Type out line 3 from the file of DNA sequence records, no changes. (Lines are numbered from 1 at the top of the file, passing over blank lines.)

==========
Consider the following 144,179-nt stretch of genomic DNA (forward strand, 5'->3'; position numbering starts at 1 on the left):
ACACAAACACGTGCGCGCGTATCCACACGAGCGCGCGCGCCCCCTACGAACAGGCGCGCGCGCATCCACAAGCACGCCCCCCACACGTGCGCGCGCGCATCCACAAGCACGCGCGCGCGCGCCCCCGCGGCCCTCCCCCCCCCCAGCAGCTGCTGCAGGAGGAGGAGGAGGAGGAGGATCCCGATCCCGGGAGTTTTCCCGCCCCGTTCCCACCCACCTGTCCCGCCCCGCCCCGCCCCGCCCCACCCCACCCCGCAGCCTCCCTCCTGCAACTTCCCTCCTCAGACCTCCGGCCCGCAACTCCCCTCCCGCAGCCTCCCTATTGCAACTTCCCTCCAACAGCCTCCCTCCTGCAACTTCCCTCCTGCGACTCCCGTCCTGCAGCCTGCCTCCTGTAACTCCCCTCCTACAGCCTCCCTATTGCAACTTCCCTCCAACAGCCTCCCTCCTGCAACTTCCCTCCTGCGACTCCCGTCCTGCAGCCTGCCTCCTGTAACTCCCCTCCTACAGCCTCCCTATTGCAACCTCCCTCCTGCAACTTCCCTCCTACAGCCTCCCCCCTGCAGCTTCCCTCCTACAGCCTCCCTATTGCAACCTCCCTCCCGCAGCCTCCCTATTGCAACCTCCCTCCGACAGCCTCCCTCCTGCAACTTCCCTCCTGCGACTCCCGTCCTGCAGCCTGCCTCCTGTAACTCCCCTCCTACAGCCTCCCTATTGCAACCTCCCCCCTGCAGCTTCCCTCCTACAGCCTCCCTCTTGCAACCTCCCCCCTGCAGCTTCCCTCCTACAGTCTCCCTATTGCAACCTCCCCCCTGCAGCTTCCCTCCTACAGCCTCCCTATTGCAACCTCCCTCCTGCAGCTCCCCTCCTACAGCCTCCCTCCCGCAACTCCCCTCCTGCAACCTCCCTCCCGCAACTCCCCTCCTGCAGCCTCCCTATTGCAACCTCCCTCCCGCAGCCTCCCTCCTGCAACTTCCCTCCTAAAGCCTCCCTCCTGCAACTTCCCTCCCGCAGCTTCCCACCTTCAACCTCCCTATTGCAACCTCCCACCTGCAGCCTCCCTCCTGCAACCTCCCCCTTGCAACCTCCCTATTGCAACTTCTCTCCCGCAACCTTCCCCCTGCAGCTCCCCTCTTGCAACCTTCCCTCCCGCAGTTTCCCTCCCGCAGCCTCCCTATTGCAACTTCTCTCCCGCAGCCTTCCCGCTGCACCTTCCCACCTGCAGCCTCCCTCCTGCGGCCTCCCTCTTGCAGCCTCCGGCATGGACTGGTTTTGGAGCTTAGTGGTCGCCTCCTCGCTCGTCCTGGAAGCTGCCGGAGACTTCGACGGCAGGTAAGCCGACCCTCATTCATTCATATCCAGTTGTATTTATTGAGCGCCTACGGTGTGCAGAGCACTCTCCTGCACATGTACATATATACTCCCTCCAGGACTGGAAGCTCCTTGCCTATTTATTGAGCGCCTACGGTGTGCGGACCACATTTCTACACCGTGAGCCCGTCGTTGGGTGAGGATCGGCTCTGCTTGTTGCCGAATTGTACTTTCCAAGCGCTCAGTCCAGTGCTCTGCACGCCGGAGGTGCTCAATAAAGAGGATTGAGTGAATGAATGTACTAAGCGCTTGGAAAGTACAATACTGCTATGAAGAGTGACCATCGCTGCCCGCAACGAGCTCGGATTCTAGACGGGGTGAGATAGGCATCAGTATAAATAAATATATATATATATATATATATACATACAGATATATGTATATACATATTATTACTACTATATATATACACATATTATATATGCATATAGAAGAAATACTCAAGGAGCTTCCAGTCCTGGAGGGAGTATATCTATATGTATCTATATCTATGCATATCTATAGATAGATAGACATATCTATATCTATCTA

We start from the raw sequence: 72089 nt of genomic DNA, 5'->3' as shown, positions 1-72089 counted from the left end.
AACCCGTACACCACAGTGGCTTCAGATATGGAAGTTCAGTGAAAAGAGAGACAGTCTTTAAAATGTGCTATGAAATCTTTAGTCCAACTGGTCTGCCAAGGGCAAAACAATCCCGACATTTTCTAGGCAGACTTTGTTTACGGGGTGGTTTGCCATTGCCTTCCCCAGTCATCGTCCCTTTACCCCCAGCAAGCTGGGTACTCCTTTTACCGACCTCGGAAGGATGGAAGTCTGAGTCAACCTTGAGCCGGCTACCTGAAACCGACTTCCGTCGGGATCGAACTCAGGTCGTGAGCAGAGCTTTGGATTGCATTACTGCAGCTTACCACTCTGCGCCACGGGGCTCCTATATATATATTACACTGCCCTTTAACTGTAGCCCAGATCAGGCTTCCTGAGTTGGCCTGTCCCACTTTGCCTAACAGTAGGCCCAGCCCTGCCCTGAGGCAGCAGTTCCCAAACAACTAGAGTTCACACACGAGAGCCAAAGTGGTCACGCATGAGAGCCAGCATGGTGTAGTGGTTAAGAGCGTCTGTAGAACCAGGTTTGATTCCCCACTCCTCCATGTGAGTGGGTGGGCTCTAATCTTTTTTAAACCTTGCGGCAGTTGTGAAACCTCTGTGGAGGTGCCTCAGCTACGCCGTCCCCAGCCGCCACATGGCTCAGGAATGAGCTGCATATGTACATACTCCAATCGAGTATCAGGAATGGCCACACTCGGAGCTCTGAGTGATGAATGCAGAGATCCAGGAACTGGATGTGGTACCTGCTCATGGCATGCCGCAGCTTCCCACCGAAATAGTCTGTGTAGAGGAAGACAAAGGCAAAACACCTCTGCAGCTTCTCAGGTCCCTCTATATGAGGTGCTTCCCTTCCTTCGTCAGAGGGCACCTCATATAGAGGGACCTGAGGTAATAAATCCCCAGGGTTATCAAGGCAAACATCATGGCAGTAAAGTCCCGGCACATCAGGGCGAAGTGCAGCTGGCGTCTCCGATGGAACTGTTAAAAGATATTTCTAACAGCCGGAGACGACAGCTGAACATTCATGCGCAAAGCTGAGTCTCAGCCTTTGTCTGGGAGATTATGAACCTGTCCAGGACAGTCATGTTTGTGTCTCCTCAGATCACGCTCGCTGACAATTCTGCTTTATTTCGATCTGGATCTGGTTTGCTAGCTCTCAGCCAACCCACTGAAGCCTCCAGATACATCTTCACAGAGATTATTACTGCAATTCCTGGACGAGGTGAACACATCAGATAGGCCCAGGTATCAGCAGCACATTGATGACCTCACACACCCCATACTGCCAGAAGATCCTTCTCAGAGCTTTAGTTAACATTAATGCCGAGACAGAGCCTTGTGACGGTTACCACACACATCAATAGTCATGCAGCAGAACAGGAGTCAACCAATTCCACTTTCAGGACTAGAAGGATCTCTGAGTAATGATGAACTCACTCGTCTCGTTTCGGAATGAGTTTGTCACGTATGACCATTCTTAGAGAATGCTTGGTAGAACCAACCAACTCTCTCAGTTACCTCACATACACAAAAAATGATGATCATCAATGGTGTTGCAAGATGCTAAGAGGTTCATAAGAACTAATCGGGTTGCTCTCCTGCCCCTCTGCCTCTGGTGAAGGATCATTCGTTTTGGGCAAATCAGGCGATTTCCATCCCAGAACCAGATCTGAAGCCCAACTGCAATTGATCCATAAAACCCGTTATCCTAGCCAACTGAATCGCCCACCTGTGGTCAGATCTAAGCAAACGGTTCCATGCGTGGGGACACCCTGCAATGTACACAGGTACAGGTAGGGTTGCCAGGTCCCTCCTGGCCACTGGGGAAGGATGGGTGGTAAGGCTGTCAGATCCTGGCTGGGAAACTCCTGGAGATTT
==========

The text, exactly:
We start from the raw sequence: 72089 nt of genomic DNA, 5'->3' as shown, positions 1-72089 counted from the left end.